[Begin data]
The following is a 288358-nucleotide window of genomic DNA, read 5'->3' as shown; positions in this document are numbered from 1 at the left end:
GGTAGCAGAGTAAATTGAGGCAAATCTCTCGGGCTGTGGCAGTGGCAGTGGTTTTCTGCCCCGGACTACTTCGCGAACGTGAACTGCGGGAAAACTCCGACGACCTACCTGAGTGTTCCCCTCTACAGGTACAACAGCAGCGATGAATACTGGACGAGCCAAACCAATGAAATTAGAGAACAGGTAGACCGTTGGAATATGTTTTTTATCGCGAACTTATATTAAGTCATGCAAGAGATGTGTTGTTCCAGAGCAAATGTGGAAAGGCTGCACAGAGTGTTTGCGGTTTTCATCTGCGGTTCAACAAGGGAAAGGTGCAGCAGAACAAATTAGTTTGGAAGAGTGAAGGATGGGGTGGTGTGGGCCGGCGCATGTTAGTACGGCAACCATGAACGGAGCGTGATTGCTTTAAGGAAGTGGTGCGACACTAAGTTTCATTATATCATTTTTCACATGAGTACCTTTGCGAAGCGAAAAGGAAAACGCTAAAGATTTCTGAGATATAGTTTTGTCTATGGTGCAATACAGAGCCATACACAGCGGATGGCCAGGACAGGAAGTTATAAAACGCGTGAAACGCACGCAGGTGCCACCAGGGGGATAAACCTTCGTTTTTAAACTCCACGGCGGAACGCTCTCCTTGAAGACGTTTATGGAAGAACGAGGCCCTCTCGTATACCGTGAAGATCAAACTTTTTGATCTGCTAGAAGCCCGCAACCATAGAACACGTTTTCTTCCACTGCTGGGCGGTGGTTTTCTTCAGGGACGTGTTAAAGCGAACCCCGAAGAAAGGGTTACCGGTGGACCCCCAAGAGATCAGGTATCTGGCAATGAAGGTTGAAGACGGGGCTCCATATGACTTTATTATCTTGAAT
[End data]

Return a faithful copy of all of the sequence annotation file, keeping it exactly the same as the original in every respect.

The following is a 288358-nucleotide window of genomic DNA, read 5'->3' as shown; positions in this document are numbered from 1 at the left end:
GGTAGCAGAGTAAATTGAGGCAAATCTCTCGGGCTGTGGCAGTGGCAGTGGTTTTCTGCCCCGGACTACTTCGCGAACGTGAACTGCGGGAAAACTCCGACGACCTACCTGAGTGTTCCCCTCTACAGGTACAACAGCAGCGATGAATACTGGACGAGCCAAACCAATGAAATTAGAGAACAGGTAGACCGTTGGAATATGTTTTTTATCGCGAACTTATATTAAGTCATGCAAGAGATGTGTTGTTCCAGAGCAAATGTGGAAAGGCTGCACAGAGTGTTTGCGGTTTTCATCTGCGGTTCAACAAGGGAAAGGTGCAGCAGAACAAATTAGTTTGGAAGAGTGAAGGATGGGGTGGTGTGGGCCGGCGCATGTTAGTACGGCAACCATGAACGGAGCGTGATTGCTTTAAGGAAGTGGTGCGACACTAAGTTTCATTATATCATTTTTCACATGAGTACCTTTGCGAAGCGAAAAGGAAAACGCTAAAGATTTCTGAGATATAGTTTTGTCTATGGTGCAATACAGAGCCATACACAGCGGATGGCCAGGACAGGAAGTTATAAAACGCGTGAAACGCACGCAGGTGCCACCAGGGGGATAAACCTTCGTTTTTAAACTCCACGGCGGAACGCTCTCCTTGAAGACGTTTATGGAAGAACGAGGCCCTCTCGTATACCGTGAAGATCAAACTTTTTGATCTGCTAGAAGCCCGCAACCATAGAACACGTTTTCTTCCACTGCTGGGCGGTGGTTTTCTTCAGGGACGTGTTAAAGCGAACCCCGAAGAAAGGGTTACCGGTGGACCCCCAAGAGATCAGGTATCTGGCAATGAAGGTTGAAGACGGGGCTCCATATGACTTTATTATCTTGAAT